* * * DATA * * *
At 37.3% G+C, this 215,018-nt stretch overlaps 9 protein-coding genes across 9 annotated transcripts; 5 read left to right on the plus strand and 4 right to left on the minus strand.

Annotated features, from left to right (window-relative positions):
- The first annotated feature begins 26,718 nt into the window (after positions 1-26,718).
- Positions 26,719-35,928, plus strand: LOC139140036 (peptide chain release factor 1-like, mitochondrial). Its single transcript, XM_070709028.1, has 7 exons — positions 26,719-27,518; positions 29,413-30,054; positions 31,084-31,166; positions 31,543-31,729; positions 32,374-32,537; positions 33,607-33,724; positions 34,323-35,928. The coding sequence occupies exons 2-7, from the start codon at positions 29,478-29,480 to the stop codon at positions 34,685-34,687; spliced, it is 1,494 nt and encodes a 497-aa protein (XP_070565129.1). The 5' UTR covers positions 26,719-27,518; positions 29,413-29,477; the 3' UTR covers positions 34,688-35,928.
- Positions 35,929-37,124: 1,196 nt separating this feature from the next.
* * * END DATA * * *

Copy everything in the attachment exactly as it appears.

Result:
At 37.3% G+C, this 215,018-nt stretch overlaps 9 protein-coding genes across 9 annotated transcripts; 5 read left to right on the plus strand and 4 right to left on the minus strand.

Annotated features, from left to right (window-relative positions):
- The first annotated feature begins 26,718 nt into the window (after positions 1-26,718).
- Positions 26,719-35,928, plus strand: LOC139140036 (peptide chain release factor 1-like, mitochondrial). Its single transcript, XM_070709028.1, has 7 exons — positions 26,719-27,518; positions 29,413-30,054; positions 31,084-31,166; positions 31,543-31,729; positions 32,374-32,537; positions 33,607-33,724; positions 34,323-35,928. The coding sequence occupies exons 2-7, from the start codon at positions 29,478-29,480 to the stop codon at positions 34,685-34,687; spliced, it is 1,494 nt and encodes a 497-aa protein (XP_070565129.1). The 5' UTR covers positions 26,719-27,518; positions 29,413-29,477; the 3' UTR covers positions 34,688-35,928.
- Positions 35,929-37,124: 1,196 nt separating this feature from the next.